Termite Barriers

Although there are several types of termites in the United States, subterranean termites are most common. They are found in every state except Alaska. They attack more homes and cause more damage than the other types of termites. Because of this, most termite control using termiticides is done to stop subterranean termites.

Subterranean termites live in the soil. In nature they attack dead trees and stumps that are near the surface of the soil. They attack homes by moving up into the structure and eating the wood, cardboard, and paper products that they find. Termite control using termiticides creates a barrier in the soil to keep the termites from reaching the home or other protected structure.

Since the 1980’s, scientists have found a variety of new termiticides. The new products kill or repel termites more effectively than the old petroleum–based products. Some of the new termiticides are very repellant to termites. When the termites detect the termiticide in the soil, they turn away.

Other termiticides are non–repellant. The termites move through the treated soil without detecting the termiticide. The termites pick up some of the termiticide on their bodies. As they move around in the colony, the affected termites pass the termiticide to their nest mates by physical contact in the colony.

The termiticide barrier in the soil keeps the termites out of the home. The barrier must be applied uniformly so there are no gaps. It is important to be sure that there is the same amount of termiticide in the soil all around the structure. If the barrier has gaps, termites can squeeze through and enter the building.

Around the exterior of the building, a shallow trench is usually dug next to the foundation. The trench is seldom more than a few inches wide. The purpose of the trench is to hold the liquid termiticide and prevent runoff.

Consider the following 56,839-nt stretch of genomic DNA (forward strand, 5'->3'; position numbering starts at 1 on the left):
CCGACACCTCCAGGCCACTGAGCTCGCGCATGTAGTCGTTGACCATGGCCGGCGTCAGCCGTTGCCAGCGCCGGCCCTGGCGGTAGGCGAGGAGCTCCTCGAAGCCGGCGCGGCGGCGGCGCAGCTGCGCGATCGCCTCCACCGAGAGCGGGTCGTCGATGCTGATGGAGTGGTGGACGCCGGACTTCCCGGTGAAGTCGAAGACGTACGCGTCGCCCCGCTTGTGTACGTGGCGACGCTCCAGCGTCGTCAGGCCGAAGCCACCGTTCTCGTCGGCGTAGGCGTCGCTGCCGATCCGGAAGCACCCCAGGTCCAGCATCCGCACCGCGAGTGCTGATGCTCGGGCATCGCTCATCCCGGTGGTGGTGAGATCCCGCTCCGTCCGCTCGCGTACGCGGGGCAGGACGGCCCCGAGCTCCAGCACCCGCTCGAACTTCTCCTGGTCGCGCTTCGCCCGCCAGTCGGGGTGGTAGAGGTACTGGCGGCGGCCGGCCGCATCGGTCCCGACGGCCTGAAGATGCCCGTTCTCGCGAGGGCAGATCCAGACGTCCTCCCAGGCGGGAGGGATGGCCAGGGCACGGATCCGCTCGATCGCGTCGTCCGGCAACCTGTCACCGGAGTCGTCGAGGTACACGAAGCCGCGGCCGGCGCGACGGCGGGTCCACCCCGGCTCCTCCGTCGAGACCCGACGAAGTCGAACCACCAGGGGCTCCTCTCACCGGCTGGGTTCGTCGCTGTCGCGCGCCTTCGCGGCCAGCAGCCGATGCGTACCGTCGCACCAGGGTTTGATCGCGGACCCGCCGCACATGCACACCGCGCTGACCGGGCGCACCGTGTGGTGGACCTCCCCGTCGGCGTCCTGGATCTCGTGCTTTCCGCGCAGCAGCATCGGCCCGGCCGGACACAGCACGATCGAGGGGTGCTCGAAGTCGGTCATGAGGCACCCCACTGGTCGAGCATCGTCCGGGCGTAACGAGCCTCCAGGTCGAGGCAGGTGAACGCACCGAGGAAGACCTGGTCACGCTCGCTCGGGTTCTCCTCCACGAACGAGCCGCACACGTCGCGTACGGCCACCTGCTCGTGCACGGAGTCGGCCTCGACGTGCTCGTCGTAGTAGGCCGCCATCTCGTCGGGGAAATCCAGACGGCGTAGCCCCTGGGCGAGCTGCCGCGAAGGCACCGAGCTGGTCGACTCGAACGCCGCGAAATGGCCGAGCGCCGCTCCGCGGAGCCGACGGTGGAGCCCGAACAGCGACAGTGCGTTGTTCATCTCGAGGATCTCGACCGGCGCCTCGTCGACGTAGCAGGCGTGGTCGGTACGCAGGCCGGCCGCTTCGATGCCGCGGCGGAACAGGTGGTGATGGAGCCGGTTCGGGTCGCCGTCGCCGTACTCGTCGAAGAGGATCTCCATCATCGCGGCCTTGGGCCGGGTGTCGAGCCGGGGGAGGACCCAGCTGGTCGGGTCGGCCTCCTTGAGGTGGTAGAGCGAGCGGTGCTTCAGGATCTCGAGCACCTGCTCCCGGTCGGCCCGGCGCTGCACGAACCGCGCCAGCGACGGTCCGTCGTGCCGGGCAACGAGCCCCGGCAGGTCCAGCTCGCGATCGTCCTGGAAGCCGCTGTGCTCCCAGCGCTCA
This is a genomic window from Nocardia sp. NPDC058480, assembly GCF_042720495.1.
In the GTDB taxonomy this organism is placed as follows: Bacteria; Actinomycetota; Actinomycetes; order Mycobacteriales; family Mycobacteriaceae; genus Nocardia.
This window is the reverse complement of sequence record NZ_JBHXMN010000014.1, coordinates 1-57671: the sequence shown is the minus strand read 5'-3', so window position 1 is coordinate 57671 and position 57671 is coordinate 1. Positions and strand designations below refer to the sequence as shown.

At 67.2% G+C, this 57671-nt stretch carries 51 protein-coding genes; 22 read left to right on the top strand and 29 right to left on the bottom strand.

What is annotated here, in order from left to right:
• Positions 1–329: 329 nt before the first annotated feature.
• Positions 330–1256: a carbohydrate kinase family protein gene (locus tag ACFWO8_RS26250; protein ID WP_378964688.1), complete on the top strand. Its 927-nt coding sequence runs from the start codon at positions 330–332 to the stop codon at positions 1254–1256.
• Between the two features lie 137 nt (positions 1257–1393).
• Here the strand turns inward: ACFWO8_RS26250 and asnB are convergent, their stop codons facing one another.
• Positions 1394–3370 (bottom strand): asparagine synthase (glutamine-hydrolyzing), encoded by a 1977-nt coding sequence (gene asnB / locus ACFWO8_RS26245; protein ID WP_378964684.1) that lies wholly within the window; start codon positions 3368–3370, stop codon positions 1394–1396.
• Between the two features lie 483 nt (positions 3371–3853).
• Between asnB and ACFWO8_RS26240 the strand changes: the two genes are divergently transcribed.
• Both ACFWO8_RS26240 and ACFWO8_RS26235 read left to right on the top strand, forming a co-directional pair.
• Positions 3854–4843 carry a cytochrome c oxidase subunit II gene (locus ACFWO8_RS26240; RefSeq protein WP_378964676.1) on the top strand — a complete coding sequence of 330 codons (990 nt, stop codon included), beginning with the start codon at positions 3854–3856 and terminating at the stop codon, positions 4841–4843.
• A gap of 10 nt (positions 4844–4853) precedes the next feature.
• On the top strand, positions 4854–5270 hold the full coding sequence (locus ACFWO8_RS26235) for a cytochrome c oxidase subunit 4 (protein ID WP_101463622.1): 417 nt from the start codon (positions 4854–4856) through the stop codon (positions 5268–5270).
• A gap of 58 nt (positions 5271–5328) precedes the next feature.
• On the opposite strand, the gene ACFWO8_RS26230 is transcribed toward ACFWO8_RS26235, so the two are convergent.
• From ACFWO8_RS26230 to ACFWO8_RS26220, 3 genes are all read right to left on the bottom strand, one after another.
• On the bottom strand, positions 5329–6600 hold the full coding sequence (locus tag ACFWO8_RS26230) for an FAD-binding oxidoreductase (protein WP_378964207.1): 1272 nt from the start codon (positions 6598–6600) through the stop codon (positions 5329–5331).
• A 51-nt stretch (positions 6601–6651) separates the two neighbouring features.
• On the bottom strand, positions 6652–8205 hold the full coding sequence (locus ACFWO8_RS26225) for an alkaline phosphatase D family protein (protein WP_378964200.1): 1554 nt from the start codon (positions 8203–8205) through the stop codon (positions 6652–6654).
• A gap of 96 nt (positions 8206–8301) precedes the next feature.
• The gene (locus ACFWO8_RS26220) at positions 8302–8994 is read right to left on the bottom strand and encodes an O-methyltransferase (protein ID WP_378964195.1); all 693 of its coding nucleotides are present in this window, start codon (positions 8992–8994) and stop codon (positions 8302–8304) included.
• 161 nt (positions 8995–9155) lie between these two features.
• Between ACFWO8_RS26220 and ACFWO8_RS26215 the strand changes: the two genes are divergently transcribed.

If the footer of the foundation is close to the surface of the soil, the treatment only requires putting the liquid termiticide into the trench. The termiticide label prescribes the amount of termiticide that is applied. If the footer is deep in the soil, the technician injects the termiticide into the soil with a hollow rod until it reaches the footer.

Houses with crawl spaces would normally be treated underneath the crawl space. The trenching and treatment process in the crawl space is similar to the outside treatment. All of the piers are treated in the same way.

Many homes have concrete slabs against the foundation. These are often porches, patios, and garages. In these cases, the technician drills holes in the concrete. Termiticide is injected into the holes to form a barrier next to the foundation. The holes are plugged and sealed with concrete after the treatment.

If the foundation wall is made of bricks or concrete blocks, it is often necessary to drill holes into the blocks to allow treatment. A small amount of termiticide is injected into the holes to treat the void spaces inside the blocks.

Homes that are built on concrete slabs have openings in the slab for pipes to enter. The termiticide must be applied under the concrete near all of these openings. The technician drills a hole in the concrete near each pipe penetration. After treating each hole with termiticide, the technician plugs the holes and patches them with concrete.

It is common to use a foam–generating machine for treating these pipe penetrations. The machine changes the liquid termiticide into foam. The foam spreads under the concrete and helps ensure that there is a complete barrier around each pipe.

Modern termiticides will protect a home for several years. The exact time will vary because of weather, watering, and the type of soil. To be sure that the home is free of termites, many homeowners have their home inspected annually.